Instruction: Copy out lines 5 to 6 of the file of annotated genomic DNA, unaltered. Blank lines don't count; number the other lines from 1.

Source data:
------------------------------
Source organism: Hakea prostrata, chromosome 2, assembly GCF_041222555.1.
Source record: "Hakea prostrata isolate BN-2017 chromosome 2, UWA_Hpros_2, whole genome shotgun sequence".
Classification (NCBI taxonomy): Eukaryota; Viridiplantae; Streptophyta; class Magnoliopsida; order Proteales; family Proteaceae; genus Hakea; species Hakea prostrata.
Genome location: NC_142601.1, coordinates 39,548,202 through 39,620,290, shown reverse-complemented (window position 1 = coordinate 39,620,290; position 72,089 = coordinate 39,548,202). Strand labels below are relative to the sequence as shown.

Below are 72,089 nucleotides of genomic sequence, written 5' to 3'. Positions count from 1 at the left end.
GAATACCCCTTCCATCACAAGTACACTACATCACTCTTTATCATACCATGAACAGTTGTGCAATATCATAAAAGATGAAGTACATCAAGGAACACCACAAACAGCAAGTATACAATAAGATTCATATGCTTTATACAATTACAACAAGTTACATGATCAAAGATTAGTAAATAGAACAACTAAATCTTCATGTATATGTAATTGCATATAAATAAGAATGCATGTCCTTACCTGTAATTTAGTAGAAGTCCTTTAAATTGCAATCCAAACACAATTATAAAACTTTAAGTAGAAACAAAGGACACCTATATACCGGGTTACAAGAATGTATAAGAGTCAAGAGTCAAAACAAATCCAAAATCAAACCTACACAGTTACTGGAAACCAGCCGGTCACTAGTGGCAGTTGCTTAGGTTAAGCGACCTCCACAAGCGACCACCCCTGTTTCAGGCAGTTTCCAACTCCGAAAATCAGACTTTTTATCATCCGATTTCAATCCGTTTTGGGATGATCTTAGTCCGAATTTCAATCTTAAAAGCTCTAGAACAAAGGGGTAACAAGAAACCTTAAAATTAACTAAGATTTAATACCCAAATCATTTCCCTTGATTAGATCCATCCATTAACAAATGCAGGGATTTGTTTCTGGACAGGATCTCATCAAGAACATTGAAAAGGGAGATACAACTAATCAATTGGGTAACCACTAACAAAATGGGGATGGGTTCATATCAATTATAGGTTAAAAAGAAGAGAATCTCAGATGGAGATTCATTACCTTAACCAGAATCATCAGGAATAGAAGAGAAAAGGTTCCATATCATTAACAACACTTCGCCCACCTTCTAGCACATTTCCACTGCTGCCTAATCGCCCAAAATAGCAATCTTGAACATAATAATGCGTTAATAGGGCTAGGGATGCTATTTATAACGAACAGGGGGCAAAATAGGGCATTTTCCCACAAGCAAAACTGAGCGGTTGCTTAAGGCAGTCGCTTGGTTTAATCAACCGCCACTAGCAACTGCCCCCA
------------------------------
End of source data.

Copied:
Below are 72,089 nucleotides of genomic sequence, written 5' to 3'. Positions count from 1 at the left end.
GAATACCCCTTCCATCACAAGTACACTACATCACTCTTTATCATACCATGAACAGTTGTGCAATATCATAAAAGATGAAGTACATCAAGGAACACCACAAACAGCAAGTATACAATAAGATTCATATGCTTTATACAATTACAACAAGTTACATGATCAAAGATTAGTAAATAGAACAACTAAATCTTCATGTATATGTAATTGCATATAAATAAGAATGCATGTCCTTACCTGTAATTTAGTAGAAGTCCTTTAAATTGCAATCCAAACACAATTATAAAACTTTAAGTAGAAACAAAGGACACCTATATACCGGGTTACAAGAATGTATAAGAGTCAAGAGTCAAAACAAATCCAAAATCAAACCTACACAGTTACTGGAAACCAGCCGGTCACTAGTGGCAGTTGCTTAGGTTAAGCGACCTCCACAAGCGACCACCCCTGTTTCAGGCAGTTTCCAACTCCGAAAATCAGACTTTTTATCATCCGATTTCAATCCGTTTTGGGATGATCTTAGTCCGAATTTCAATCTTAAAAGCTCTAGAACAAAGGGGTAACAAGAAACCTTAAAATTAACTAAGATTTAATACCCAAATCATTTCCCTTGATTAGATCCATCCATTAACAAATGCAGGGATTTGTTTCTGGACAGGATCTCATCAAGAACATTGAAAAGGGAGATACAACTAATCAATTGGGTAACCACTAACAAAATGGGGATGGGTTCATATCAATTATAGGTTAAAAAGAAGAGAATCTCAGATGGAGATTCATTACCTTAACCAGAATCATCAGGAATAGAAGAGAAAAGGTTCCATATCATTAACAACACTTCGCCCACCTTCTAGCACATTTCCACTGCTGCCTAATCGCCCAAAATAGCAATCTTGAACATAATAATGCGTTAATAGGGCTAGGGATGCTATTTATAACGAACAGGGGGCAAAATAGGGCATTTTCCCACAAGCAAAACTGAGCGGTTGCTTAAGGCAGTCGCTTGGTTTAATCAACCGCCACTAGCAACTGCCCCCA